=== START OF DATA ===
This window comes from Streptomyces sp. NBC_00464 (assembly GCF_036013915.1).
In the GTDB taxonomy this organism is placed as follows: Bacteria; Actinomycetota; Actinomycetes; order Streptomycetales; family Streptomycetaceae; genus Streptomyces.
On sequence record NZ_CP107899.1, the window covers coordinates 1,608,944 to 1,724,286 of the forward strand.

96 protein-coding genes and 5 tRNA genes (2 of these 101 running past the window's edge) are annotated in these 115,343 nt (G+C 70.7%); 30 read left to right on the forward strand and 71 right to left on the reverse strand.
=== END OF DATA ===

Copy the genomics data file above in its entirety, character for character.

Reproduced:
This window comes from Streptomyces sp. NBC_00464 (assembly GCF_036013915.1).
In the GTDB taxonomy this organism is placed as follows: Bacteria; Actinomycetota; Actinomycetes; order Streptomycetales; family Streptomycetaceae; genus Streptomyces.
On sequence record NZ_CP107899.1, the window covers coordinates 1,608,944 to 1,724,286 of the forward strand.

96 protein-coding genes and 5 tRNA genes (2 of these 101 running past the window's edge) are annotated in these 115,343 nt (G+C 70.7%); 30 read left to right on the forward strand and 71 right to left on the reverse strand.